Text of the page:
Saturday, May 30, 2015

Dublin's Best Walks

When I first arrived in Dublin there were a number of things I particularly loved about about the city, especially in contrast to Conakry. I have long gotten over the thrill of constant electricity and potable tap water (though I will miss them when they are gone), but the great walking in Dublin continues to delight me. Here are some of my favorites:

Great South Wall - This is my all-time favorite, mostly because it's so close to my house and pairs neatly with a picturesque half-hour bike ride there through Sandymount and the Irishtown Nature Reserve. The Great South Wall was built in the 18th century along the Liffey to help prevent silting from getting in the way of shipping. It's about an hour walk along the seawall from the parking lot out to the lighthouse and back again, with stellar views of the whole of Dublin Bay from Howth to Dalkey and the Dublin Mountains in the background.

Howth Cliff Walk - The best thing about the Howth cliff walk is how it's so easy to feel like you're way out in the country but actually be only a short DART ride away from home. On the far side of the peninsula there's just cliffs and sea, but the nearer side offers a charming lighthouse and some pretty views of Dublin. The full walk is a 3-hour loop all around the almost-island of Howth but there are shorter loops for the less committed. There's plenty of delicious food in Howth village for brunch/dinner/snacks on either end. I love this walk best in late summer/early fall when you can pick juicy blackberries off the bushes as you go.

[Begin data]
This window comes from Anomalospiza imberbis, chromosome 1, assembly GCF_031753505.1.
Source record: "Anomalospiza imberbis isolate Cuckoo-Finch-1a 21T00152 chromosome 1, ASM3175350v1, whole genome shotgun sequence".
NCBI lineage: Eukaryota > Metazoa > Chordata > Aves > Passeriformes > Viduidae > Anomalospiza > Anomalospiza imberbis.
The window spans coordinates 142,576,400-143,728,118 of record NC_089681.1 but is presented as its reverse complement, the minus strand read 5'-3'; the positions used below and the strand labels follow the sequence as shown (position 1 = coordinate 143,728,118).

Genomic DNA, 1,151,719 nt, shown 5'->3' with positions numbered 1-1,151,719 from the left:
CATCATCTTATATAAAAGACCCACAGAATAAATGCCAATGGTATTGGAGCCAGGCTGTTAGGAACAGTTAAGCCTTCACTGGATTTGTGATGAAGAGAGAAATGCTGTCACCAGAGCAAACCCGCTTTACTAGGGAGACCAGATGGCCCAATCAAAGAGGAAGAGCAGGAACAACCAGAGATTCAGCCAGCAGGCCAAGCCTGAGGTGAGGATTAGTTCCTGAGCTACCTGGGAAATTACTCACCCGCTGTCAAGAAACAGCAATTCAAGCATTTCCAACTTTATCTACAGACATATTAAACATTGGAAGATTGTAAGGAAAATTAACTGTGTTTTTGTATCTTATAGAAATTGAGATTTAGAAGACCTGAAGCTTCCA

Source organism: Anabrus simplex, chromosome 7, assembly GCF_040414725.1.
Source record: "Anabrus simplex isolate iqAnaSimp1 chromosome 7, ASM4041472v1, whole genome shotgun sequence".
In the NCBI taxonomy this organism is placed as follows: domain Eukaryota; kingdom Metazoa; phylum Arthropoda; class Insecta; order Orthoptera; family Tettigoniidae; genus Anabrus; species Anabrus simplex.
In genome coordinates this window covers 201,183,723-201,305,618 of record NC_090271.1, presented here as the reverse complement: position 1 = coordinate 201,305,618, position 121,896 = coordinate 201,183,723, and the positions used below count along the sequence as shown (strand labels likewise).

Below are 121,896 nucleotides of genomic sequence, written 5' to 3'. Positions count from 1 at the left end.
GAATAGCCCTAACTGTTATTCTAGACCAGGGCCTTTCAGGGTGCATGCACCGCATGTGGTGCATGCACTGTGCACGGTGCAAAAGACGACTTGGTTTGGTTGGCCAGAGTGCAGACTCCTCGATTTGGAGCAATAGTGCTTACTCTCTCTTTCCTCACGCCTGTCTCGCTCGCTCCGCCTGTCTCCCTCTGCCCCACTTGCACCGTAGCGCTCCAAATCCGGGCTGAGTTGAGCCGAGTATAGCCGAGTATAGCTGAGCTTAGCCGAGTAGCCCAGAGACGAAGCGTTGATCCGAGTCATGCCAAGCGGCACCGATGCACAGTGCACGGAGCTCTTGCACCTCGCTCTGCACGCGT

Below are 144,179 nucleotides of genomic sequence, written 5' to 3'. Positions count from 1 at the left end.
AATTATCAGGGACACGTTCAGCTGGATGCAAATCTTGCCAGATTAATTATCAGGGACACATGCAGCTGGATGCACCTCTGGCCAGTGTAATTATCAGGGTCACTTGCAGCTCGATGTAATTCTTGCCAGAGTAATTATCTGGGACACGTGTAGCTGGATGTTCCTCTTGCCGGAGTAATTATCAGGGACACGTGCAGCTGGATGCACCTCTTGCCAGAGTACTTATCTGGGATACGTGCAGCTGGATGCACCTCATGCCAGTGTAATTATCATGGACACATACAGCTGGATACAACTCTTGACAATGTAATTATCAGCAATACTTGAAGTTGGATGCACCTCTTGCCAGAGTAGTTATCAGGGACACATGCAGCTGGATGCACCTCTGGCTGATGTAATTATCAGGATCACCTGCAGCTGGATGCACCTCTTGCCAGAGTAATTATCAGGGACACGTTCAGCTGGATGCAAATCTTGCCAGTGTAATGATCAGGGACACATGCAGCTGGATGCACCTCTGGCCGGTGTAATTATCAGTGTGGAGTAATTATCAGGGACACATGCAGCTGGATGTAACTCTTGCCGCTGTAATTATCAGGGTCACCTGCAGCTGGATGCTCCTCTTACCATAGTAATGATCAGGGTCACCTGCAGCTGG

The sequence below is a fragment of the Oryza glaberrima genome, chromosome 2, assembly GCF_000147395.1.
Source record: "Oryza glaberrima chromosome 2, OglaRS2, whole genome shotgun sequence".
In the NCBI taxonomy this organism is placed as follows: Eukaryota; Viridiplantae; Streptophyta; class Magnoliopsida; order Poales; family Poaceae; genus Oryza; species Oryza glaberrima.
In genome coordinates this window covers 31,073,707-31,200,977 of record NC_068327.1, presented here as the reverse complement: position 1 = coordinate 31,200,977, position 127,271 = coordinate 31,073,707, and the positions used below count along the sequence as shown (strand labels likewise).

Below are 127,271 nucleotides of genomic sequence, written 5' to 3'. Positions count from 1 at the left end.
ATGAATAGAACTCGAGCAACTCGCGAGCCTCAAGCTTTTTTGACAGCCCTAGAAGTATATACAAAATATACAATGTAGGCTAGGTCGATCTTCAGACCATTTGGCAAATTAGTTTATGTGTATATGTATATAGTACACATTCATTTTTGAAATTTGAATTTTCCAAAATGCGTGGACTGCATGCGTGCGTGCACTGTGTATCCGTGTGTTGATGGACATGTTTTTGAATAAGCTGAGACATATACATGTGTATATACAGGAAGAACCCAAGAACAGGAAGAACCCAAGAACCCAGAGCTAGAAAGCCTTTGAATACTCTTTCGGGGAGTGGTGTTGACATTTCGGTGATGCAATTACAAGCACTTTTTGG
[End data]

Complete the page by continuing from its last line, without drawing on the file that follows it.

Grand Canal - This one's also close to me and easy to take as a scenic diversion on the way into town for brunch or shopping. There are pretty flowers and barges and bridges and ducks and swans and a statue of Patrick Kavanagh. The docklands area where it links up with the Liffey has cool modern buildings and some decent restaurants. You can join wherever is convenient for you and walk along as long as you like before turning in and heading for downtown. Or if you're really ambitious you can walk the canal all the way to the Shannon River, but we're talking a 5-day trek here so plan accordingly.